Alexa, on the other hand, has turned into quite the rebel. She’s pushing all the limits… and pushing all my buttons while she’s at it. Still as sensitive as ever, almost every night ends in tears followed by lots of “I do love you, Boo Boo… I just really need you to respect me / do what I say / brush your teeth / stop screaming / etc.” I don’t know how she grew up so fast.
Shane. Oh, Shane. I’m not admitting to having any favorites, but if I did…
The way Shane looks at me when I get home is frustrating, though. He’ll be crawling along happily on the floor, minding his own business and daydreaming about whatever babies daydream about, then he sees me and launches into an immediate wailing cry. I know it’s his way of saying, “pick me up NOW, mommy,” but why did he stop smiling every time he spotted me? Why must babies learn the cry-to-get-what-you-want trick? Anyway, I always go straight to the sink to wash off the germs from the office and scoop him up the second I’ve dried off my hands.
With Shane on my hip, I’ll walk around the house and sift through the mail, kiss the other kiddos, toss off my shoes. Then I’ll sit down on the couch and bounce Shane on my knee or kiss his little face a million times. He giggles and tosses his giant head back to look at my face. I love when he looks at me like that. I’m slightly worried he’ll hurt himself due to that heavy noggin flying backward so fervently, but that look in his eyes gets me every time. The joy on his face when he looks at me, his sweet smile, the ma-ma-mas he spews. I can’t get enough.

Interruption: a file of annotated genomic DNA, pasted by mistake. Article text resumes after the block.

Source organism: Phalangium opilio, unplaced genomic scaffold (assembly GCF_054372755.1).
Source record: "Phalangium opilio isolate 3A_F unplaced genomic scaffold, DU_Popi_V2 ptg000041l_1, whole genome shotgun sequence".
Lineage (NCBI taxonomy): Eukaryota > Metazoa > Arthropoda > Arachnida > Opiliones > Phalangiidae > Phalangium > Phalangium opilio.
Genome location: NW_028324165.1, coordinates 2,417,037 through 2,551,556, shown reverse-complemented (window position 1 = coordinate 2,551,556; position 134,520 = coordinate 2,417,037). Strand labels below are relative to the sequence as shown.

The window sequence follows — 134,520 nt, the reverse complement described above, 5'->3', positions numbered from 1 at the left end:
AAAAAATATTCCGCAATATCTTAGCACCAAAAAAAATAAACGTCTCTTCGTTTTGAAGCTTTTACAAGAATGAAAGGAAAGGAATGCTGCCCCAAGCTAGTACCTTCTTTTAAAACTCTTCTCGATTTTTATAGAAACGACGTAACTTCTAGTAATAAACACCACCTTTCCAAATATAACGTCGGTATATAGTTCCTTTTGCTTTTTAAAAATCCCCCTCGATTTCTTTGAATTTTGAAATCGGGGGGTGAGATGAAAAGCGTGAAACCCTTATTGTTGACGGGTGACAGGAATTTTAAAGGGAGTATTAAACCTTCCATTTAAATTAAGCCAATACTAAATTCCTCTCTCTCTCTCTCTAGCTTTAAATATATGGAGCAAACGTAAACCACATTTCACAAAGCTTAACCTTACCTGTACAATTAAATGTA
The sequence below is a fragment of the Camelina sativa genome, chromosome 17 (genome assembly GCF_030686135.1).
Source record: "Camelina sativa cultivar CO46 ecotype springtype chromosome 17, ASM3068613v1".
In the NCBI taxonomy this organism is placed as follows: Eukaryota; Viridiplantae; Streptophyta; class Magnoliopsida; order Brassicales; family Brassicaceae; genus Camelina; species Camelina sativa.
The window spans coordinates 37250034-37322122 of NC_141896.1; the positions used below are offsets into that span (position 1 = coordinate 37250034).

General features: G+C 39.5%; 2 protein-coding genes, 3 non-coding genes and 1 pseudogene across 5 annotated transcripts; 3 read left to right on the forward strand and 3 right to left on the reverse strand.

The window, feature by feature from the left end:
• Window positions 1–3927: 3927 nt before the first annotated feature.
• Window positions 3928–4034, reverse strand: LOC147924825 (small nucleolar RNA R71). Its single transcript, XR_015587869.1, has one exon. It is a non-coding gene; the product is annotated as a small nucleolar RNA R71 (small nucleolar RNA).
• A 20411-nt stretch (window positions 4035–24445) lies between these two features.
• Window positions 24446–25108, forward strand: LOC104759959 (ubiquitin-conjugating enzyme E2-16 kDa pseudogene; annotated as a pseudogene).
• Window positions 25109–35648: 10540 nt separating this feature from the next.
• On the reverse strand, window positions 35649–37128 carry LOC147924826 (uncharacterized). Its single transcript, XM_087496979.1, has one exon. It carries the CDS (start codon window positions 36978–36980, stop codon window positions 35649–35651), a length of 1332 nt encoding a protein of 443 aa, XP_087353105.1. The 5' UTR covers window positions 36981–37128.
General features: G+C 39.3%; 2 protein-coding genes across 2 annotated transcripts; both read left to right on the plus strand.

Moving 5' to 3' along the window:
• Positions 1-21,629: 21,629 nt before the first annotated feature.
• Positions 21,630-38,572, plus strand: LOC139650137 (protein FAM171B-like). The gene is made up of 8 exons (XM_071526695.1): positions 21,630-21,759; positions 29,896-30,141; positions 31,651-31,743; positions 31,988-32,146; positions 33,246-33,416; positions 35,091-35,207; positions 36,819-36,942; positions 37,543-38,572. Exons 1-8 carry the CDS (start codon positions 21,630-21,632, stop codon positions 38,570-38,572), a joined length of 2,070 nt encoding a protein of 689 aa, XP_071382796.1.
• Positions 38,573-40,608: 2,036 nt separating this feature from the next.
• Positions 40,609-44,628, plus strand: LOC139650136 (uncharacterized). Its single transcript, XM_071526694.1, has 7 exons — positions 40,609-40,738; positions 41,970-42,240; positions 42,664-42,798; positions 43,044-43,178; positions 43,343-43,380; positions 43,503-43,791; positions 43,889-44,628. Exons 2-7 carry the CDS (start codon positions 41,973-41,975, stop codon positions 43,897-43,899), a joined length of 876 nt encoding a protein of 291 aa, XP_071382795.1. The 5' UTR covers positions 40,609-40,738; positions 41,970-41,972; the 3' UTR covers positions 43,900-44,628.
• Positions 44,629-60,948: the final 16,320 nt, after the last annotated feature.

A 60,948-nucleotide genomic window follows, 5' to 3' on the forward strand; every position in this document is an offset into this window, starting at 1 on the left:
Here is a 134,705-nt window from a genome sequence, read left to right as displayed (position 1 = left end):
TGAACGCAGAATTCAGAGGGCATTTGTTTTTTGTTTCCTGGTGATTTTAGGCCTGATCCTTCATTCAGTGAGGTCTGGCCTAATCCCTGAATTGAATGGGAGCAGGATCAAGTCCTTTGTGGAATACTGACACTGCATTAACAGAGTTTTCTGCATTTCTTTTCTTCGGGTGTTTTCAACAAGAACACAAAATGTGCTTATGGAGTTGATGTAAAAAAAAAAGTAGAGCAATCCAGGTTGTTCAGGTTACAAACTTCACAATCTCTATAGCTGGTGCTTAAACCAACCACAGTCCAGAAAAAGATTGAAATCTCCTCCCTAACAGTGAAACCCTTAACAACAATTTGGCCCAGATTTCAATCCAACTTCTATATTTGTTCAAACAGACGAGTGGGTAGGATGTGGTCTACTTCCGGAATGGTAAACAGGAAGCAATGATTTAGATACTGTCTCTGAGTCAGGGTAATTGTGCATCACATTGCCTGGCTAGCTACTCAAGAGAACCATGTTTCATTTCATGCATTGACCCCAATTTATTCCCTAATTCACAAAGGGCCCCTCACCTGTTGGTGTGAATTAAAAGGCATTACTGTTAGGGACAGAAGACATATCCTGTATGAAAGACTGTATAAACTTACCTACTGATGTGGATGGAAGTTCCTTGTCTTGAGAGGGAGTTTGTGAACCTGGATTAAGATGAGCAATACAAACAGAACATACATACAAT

I went to his bedroom a few minutes ago; he seems to be having a hard time sleeping, like I am. I gave him a fresh diaper and some warm milk and held him for a minute. He made those cute little milk-guzzling noises – mmmmmhmm-slurp-mmmmhmm. I’m having a hard time resisting going back.
Anyway, the struggle is real, isn’t it? Momming is so hard sometimes, but simultaneously is the best thing that’s ever happened to me. It’s a beautiful and sad and lonely and fulfilling world. And I wouldn’t change a thing. Except if that change allowed me to spend more time with my family – I’d do that in a heartbeat.
I guess I’ll go try to get that hour of sleep now. Until next time, friends.